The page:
I was delighted to discover that Time dealt with my primary beefs with the originals. In Blue, I felt lost and unmotivated in between plot-significant events; in Time, they fix this in an amusingly psychological way by simply having Chatot - the vice president of the guild - personally tell you every filler day, "Today, go look at the job list and do the stuff on there." Or sometimes, "Today, you should do sentry duty." Sentry duty is a new minigame where you're meant to recognize a Pokémon's footprint, something that can be crazily difficult until you realize that if you just wait a bit, it will start giving you stupidly obvious hints about which Pokémon it is. In any case, strangely enough, it works; being ordered around by Chatot made me at least feel like the game was honestly expecting me to do something in particular.

Your partner dispersing to a Friend Area at the end? Nope! In fact, they did away with Friend Areas altogether, instead allowing you to add any Pokémon you've recruited to your team straight from Chimecho's booth in the guild, but the primary point is that not only does the storyline continue immediately after the "end": in the non-dungeon overworld, you are always shown as yourself and your partner and the two of you go to sleep together at the end of the day, even if some other Pokémon is the team leader or neither of you is on the active dungeon roster. This goes miles towards keeping the appeal of the game even after the storyline starts to fade away.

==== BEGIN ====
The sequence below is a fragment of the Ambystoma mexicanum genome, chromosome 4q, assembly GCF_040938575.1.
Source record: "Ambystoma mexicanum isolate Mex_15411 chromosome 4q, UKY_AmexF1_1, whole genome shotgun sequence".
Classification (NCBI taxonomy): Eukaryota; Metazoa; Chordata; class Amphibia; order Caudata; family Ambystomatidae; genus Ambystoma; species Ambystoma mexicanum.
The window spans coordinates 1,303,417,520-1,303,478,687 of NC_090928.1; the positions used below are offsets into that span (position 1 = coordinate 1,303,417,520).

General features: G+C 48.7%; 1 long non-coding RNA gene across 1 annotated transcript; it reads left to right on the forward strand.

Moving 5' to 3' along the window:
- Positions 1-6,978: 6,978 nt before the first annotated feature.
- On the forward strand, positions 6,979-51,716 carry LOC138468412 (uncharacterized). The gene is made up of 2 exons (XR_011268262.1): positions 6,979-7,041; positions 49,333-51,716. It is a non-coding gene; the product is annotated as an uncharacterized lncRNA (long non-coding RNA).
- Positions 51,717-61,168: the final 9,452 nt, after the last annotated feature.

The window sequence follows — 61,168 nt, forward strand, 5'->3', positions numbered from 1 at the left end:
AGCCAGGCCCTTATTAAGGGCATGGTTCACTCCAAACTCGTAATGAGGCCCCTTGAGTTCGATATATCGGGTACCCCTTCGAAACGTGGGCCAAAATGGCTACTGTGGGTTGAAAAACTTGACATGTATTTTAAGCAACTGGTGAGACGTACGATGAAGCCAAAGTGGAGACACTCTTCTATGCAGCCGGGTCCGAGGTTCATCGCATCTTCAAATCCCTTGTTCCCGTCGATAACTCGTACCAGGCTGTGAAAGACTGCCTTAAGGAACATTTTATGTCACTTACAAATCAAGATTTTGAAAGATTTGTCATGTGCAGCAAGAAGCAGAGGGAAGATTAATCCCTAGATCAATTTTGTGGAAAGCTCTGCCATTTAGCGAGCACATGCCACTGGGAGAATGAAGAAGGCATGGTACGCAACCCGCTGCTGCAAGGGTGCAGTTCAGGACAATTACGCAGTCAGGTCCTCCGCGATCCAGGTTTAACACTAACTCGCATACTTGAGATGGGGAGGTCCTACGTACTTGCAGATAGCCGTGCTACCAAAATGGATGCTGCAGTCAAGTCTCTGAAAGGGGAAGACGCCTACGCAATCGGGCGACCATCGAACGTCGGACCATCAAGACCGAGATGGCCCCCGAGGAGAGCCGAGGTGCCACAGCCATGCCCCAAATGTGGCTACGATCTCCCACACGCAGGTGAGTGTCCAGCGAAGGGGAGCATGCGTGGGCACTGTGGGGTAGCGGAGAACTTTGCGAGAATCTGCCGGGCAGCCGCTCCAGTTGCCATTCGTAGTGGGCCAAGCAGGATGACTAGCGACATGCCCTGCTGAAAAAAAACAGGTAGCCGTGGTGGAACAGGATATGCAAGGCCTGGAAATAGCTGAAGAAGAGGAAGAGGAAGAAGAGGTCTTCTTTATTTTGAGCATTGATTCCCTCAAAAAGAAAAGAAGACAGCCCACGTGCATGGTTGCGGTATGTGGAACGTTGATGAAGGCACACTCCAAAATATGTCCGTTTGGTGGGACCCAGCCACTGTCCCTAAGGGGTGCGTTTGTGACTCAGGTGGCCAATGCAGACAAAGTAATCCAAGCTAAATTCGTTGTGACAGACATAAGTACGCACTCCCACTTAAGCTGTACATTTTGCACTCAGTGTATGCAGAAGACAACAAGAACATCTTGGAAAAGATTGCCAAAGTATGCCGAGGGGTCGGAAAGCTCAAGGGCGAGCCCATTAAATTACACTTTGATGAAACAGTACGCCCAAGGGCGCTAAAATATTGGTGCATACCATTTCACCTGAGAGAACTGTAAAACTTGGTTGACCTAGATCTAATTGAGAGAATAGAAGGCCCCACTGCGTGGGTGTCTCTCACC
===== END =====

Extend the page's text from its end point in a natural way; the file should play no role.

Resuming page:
Even the standard, randomly generated missions are more interesting and varied: there is less emphasis on rescuing and more adventurous Pokémon who want you to escort them to treasures, as well as an entire class of missions that revolve around catching rogue Pokémon by fighting them on a certain floor of a particular dungeon.

However, all these positives for which I praise the game make the core issues with the Mystery Dungeon gameplay all the more painfully apparent. They fixed what killed my interest in the game, but instead they left it as one of the most irritating video games I have ever played. You see, in Blue I happened to get Bulbasaur on the personality test, and then spent the rest of the game merrily Bullet Seeding (eventually Razor Leafing) and Sleep Powder/Leech Seeding my way through every dungeon and boss. In Time, however, I had the misfortune of being a Mudkip, which I have begun to suspect may be the absolute worst Pokémon to be in the entire game. Until I hit level forty-two and learned Hydro Pump, my best attack was Water Gun. Eventually I gave up and taught myself both Dig and Rock Slide, but I still had no convenient status-inducing attacks like I did as a Bulbasaur, and depending on which Tactic I made him act on, my partner Charmander was either completely unhelpful or would run off and get himself into trouble while I was stuck dealing with some other Pokémon. Fainting in a dungeon gets you into a vicious cycle: you lose all your money and around half of your items (I believe it's just that each item has a fifty-percent chance of being lost; I have ended up with only three items left, but I have also kept just over half of them), which means you lose your Oran Berries (which means you can't heal yourself in a dungeon) and whatever else useful you might have had and can't buy yourself Reviver Seeds when you happen to come across a Kecleon shop, which means you'll almost definitely faint if you try again, too; all you can do is make futile attempts until you happen to have leveled up enough to get there. Or go all the way back to Treasure Town, do a bunch of missions to earn yourself some money and items, and then go through all the previous parts of the dungeon you were trying to get through.